PULLMAN – In five weeks, the nation’s fourth-ranked college football team will be in town. Almighty USC will come with Sam Darnold and an army of players who’ve headlined preseason All-American lists and almost certainly will appear on all of the postseason ones, too.
Somehow, the prospect of that visit, from the preseason Pac-12 favorite, isn’t making Washington State fans as queasy as this first one, from a minnow of the FCS ranks – a team has 23 fewer scholarships, not nearly the same financial resources and a roster of players who didn’t do so much as open a single envelope from an FBS program during their recruitment.
Montana State went 2-6 in the Big Sky Conference last season. A grand total of 26 underclassmen left the Bobcats this offseason. The Cougars did recruit their quarterback a few years ago, but not because they wanted his arm. They thought he’d be a good addition to the defense.
All of that considered, this seems like a colossal challenge for WSU, which enters the 2017 season ranked No. 24 in the Associated Press poll and returns 18 starters from last season, including the NCAA’s active leading passer, senior quarterback Luke Falk.
“It’s not a great matchup for us, quite honestly,” second-year Montana State coach and former WSU linebackers coach Jeff Choate said earlier in the week. “In terms of the strength of their team and the strength of ours.”
Simply put, one team has vastly more strengths than the other. But that doesn’t always matter, as history has repeatedly proven.
The Cougars are aiming to finish Saturday night 1-0. That’s the narrative you’ll hear from any coach, player or WSU staffer when you ask about the 7:30 p.m. season opener at Martin Stadium. Then there’s the other narrative – the one that you’ll overhear disgruntled fans discussing at the local watering hole, or debating on a message board.
The Cougars are 0-2 in their last two tries against the FCS. The scab left from a 24-17 loss to Portland State two years ago might have healed a little better had WSU taken care of business against its next foe from the Big Sky Conference. But the Cougars were bitten again, by Eastern Washington, in a 45-42 loss to open the 2016 season.
WSU’s skein against lesser opponents has been one of the stranger trends in college football the last two seasons. But it may not be as strange as this one: in his five seasons as the Cougars’ coach, Mike Leach has won 29 times, but never in the first game of the year.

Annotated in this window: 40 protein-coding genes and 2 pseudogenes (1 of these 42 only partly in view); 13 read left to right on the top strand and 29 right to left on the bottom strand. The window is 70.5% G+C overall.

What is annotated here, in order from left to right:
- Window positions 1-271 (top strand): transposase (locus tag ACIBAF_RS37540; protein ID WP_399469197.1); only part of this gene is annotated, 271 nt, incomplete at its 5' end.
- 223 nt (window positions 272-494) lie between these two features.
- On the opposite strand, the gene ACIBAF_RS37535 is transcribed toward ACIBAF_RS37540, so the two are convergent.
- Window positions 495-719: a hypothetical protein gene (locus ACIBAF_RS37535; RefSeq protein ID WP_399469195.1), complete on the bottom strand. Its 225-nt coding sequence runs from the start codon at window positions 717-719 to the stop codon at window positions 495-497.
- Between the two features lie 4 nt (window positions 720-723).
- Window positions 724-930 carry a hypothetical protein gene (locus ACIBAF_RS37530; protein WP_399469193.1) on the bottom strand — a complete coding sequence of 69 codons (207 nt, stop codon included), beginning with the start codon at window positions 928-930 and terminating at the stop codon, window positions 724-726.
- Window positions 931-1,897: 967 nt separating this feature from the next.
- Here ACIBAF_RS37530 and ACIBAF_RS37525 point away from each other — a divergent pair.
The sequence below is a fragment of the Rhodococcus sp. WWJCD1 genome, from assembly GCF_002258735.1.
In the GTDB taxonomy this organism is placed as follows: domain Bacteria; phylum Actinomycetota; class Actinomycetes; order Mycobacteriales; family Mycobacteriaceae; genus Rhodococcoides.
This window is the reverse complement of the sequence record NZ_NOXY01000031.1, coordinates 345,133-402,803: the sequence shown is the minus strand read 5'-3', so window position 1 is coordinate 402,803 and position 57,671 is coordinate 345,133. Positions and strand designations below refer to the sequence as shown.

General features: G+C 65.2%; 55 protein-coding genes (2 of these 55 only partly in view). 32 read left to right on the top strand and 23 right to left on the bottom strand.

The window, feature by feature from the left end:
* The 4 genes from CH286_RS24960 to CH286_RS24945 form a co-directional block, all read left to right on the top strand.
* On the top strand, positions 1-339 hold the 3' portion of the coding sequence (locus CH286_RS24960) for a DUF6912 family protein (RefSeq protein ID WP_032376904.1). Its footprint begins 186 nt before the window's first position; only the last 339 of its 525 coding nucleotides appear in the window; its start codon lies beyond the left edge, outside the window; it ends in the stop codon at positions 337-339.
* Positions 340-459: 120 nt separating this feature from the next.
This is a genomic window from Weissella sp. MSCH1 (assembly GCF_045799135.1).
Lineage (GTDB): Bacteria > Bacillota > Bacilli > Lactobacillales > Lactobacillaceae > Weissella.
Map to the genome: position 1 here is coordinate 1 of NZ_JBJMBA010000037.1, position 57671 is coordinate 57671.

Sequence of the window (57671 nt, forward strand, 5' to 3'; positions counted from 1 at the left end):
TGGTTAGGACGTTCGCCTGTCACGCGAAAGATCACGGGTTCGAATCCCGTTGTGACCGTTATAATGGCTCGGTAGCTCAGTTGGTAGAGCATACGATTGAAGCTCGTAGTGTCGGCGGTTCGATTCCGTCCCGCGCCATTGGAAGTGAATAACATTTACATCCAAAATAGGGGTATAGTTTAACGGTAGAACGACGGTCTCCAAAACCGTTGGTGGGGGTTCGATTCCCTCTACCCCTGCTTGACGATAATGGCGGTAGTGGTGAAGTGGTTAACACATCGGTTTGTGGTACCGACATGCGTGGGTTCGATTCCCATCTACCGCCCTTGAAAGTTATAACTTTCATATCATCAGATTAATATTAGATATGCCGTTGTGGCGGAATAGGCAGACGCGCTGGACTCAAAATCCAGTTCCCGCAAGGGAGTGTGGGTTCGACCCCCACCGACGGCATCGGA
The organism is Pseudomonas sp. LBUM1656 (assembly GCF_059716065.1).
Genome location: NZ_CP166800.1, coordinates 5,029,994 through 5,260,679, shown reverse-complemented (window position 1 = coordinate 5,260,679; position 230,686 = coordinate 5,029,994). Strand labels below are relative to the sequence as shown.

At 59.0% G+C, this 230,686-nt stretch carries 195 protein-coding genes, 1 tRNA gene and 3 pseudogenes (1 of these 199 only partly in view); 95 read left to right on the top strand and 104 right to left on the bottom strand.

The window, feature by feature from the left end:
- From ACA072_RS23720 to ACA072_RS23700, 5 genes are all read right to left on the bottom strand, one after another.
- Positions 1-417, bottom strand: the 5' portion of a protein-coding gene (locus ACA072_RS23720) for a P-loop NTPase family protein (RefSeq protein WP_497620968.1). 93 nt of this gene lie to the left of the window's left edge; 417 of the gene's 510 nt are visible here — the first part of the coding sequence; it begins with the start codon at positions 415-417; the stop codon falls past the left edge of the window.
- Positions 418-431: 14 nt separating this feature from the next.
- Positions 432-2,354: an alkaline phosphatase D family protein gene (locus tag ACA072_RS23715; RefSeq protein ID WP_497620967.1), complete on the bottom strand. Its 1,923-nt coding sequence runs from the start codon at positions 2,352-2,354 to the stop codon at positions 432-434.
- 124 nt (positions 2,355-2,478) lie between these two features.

Does that irritate him?
“No,” Leach said. “You just worry about preparation.
In some ways, preparing for Choate’s Bobcats will feel like preparing for Bruce Barnum’s Vikings, or Beau Baldwin’s Eagles. Portland State and Eastern Washington both started a dual-threat quarterback when they came to Pullman, and so will Choate.
Chris Murray is the reigning Big Sky Freshman of the Year and comes off a season that saw him rush for 860 yards and 12 touchdowns after swiping the starting job from Tyler Bruggman, a former WSU quarterback who left MSU in the offseason for Texas A&M.
Had things played out differently, Bruggman and Murray could’ve actually been at WSU together. Murray’s athleticism caught the eyes of Leach and his coaches when the Bobcat signal-caller was playing at Lawndale High in Inglewood, California. The Cougars weren’t as keen on bringing him in as a quarterback, but his quickness could’ve been a real coup for WSU on defense.
“Anytime we see an elite athlete, which he is, and selfishly, you’re talking to a defensive guy – can he do something for us defensively?,” defensive coordinator Alex Grinch said. “And there’s no doubt in my mind as I watch him on film. Athletically, he certainly fits the mold and I wish we would’ve taken him … so you wouldn’t have to play against him.”
Murray isn’t as accurate or adept with his right arm as the other Big Sky quarterbacks who’ve torched the Cougars. He’s fine-tuned some things, but still, Murray comes off a season that saw him complete just 46 percent of his passes. He threw six touchdowns, but also six interceptions.
That should settle some nerves of anxious WSU fans. If not, maybe this will.
“I would anticipate them making sure that doesn’t happen again,” Choate said of the possibility that the Cougars once again struggling to beat an inferior opponent, such as his own. “… I think that the fact that they struggled in openers is irrelevant in this opener and that was in the past and this is now.”